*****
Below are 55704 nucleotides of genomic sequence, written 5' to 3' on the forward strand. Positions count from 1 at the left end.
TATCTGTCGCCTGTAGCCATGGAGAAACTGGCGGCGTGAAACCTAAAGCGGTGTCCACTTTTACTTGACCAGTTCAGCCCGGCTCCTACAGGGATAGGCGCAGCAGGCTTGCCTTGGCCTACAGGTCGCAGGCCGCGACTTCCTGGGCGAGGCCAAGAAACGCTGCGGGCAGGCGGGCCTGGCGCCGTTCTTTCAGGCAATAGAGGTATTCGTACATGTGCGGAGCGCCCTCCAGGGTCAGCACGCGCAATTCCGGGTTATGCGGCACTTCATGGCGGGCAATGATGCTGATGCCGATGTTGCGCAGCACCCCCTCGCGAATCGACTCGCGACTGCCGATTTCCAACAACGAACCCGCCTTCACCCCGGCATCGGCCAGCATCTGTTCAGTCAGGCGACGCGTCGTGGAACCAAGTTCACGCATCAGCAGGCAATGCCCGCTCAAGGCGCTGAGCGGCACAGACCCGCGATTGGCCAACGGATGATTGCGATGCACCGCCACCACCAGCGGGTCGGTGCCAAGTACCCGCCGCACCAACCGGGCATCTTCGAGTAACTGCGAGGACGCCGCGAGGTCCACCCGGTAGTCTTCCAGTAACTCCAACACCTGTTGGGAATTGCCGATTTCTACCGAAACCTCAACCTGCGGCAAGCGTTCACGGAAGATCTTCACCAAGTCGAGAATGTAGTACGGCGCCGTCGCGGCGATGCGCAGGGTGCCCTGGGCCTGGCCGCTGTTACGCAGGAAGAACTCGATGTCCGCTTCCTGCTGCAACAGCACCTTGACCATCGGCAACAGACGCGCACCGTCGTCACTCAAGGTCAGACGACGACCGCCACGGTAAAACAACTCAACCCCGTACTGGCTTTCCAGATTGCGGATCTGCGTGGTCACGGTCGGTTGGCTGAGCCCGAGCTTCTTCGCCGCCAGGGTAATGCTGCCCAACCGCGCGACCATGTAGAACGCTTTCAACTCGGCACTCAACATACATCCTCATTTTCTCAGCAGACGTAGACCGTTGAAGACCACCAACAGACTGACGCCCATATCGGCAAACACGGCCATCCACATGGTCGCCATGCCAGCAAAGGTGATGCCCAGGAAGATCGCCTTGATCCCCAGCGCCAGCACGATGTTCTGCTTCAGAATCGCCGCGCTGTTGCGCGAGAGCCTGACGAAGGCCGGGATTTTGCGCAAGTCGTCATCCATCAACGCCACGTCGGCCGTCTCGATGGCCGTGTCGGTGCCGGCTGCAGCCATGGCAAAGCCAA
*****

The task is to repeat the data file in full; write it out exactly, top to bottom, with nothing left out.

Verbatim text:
Below are 55704 nucleotides of genomic sequence, written 5' to 3' on the forward strand. Positions count from 1 at the left end.
TATCTGTCGCCTGTAGCCATGGAGAAACTGGCGGCGTGAAACCTAAAGCGGTGTCCACTTTTACTTGACCAGTTCAGCCCGGCTCCTACAGGGATAGGCGCAGCAGGCTTGCCTTGGCCTACAGGTCGCAGGCCGCGACTTCCTGGGCGAGGCCAAGAAACGCTGCGGGCAGGCGGGCCTGGCGCCGTTCTTTCAGGCAATAGAGGTATTCGTACATGTGCGGAGCGCCCTCCAGGGTCAGCACGCGCAATTCCGGGTTATGCGGCACTTCATGGCGGGCAATGATGCTGATGCCGATGTTGCGCAGCACCCCCTCGCGAATCGACTCGCGACTGCCGATTTCCAACAACGAACCCGCCTTCACCCCGGCATCGGCCAGCATCTGTTCAGTCAGGCGACGCGTCGTGGAACCAAGTTCACGCATCAGCAGGCAATGCCCGCTCAAGGCGCTGAGCGGCACAGACCCGCGATTGGCCAACGGATGATTGCGATGCACCGCCACCACCAGCGGGTCGGTGCCAAGTACCCGCCGCACCAACCGGGCATCTTCGAGTAACTGCGAGGACGCCGCGAGGTCCACCCGGTAGTCTTCCAGTAACTCCAACACCTGTTGGGAATTGCCGATTTCTACCGAAACCTCAACCTGCGGCAAGCGTTCACGGAAGATCTTCACCAAGTCGAGAATGTAGTACGGCGCCGTCGCGGCGATGCGCAGGGTGCCCTGGGCCTGGCCGCTGTTACGCAGGAAGAACTCGATGTCCGCTTCCTGCTGCAACAGCACCTTGACCATCGGCAACAGACGCGCACCGTCGTCACTCAAGGTCAGACGACGACCGCCACGGTAAAACAACTCAACCCCGTACTGGCTTTCCAGATTGCGGATCTGCGTGGTCACGGTCGGTTGGCTGAGCCCGAGCTTCTTCGCCGCCAGGGTAATGCTGCCCAACCGCGCGACCATGTAGAACGCTTTCAACTCGGCACTCAACATACATCCTCATTTTCTCAGCAGACGTAGACCGTTGAAGACCACCAACAGACTGACGCCCATATCGGCAAACACGGCCATCCACATGGTCGCCATGCCAGCAAAGGTGATGCCCAGGAAGATCGCCTTGATCCCCAGCGCCAGCACGATGTTCTGCTTCAGAATCGCCGCGCTGTTGCGCGAGAGCCTGACGAAGGCCGGGATTTTGCGCAAGTCGTCATCCATCAACGCCACGTCGGCCGTCTCGATGGCCGTGTCGGTGCCGGCTGCAGCCATGGCAAAGCCAA